I found genealogy boring. I could care less if I am a descendant of King whoever or Marie Antoinette. I'm just throwing names out there. WHO CARES???? I knew my grandparents and they were all good people. I know my parents and they were good people. That's all I need to know about.
If we believed in reincarnation (which I don't), then we'd never meet our ancestors that died before we were born anyway, so what's the point?
Edited 1 time(s). Last edit at 10/29/2019 01:25AM by cl2.
Most of my relatives take pride in it. I used to when I was a try-hard TBM. Now I don't see it as anything to be proud of and, after learning more history, it can be a bit embarrassing.
But I don't judge the guy too harshly. He may have been a product of his times and circumstances. He may have known less about Joseph Smith's real history than we currently do. He may have been someone who was just trying to make sense of the bewildering fog of the human condition like the rest of us and found himself going far down the odd path that Joseph Smith created before he could figure out what was what.
Our ancestors aren't us. Their genes may have some influence, but that's a crap shoot. Even in the same nuclear family, you can find all kinds among siblings, for better or worse.
Boasting about a famous or successful ancestor is just an attempt to borrow unearned glory. It's the stuff of hereditary nobility and monarchy, where spoiled brats and degenerates do their best to perpetuate a system that allows them to lord over better people based solely on their bloodline.
And often, if you ever get the chance to dig deeply, you find that most of the "greatness" of past "great people" was just a lot of propaganda and PR. Often they were just a product of their circumstances, rather than being the creator of their circumstances.
I have a friend whose great-great grandmother went to Utah as a Mormon in the 1850s, then escaped to California in the 1860s.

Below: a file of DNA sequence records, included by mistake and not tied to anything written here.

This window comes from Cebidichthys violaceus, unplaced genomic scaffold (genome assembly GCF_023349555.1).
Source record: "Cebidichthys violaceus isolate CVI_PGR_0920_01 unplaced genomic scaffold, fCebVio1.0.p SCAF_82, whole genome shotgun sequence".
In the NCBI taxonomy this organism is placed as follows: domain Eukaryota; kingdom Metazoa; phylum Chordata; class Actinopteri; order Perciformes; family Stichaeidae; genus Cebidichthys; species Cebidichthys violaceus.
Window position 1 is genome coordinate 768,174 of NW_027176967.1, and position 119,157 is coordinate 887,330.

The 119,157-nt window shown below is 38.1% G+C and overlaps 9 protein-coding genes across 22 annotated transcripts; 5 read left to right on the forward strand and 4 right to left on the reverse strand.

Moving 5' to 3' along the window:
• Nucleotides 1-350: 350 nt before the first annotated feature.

The friend moved to Utah about 9 months ago. Is moderately amused by the world of Mormonism.
I suggest to her that if anyone asks her about her about her religious status that she puff up her shoulders and say “my relatives left the Mormon church 4 generations ago!” Or “my family has been out of the church for four generations!”
Things are trending against LDS, Inc. might as well take pride of ownership in exmormon status, and turn the game around on pretentious Mormons.
(Slight thread drift, but relevant!).
Edited 1 time(s). Last edit at 10/29/2019 06:39AM by reinventinggrace.
My TBM MIL, being a convert, does not claim to be a descendant of any Mormon pioneers; though she has traced her ancestors straight back to Adam & Eve, of which she is very proud.
She considers it a consolation prize since she was unable to confirm that one of her ancestors was a Mormon pioneer and that she was the one to bring the family back into the fold after some faithless ancestor left the church.
Being from a solid mormon family, I lived in SLC from age 0-4, when my mother left my father, took me to Seattle to start a new life.
In SLC, my last name would be considered "old money" or "old SLC", like Denny, Nordstrom, Boeing, McCall and Wright are here in Seattle. Everybody knows those names and when you hear one, you ask "related?". Here in Seattle, nobody does (unless they are a member or a strong history fan), but when I venture near the Wasnatch Front, I start hearing "any relation?" and I always answer "yes, but not close enough for it to do me any good".
I've often thought that I'd make a killing in Real Estate with the last name on sign posts, but then I'd have to live in Salt Lake City, so I'll be poor and happier.
Although I am grateful for my ancestors and what they accomplished, I have to admit my view of them is a little more realistic now. For the most part, they were products of their time - credulous folks wanting to believe there was a better place with more resources. In some ways they may have been right. I guess the religion gave them the reason they needed to leap.
A lot of them did seem to be credulous misfits with nothing to lose with little education. They were victims in a way, but also victims of being human. Many had not been born into situations with a lot of resources or opportunity.
When one is attempting to appear to be superior to others, one will use anything in their means to accomplish this social triumph they see in their little Mormon minds. The dead are so useful to Mormons in so many ways.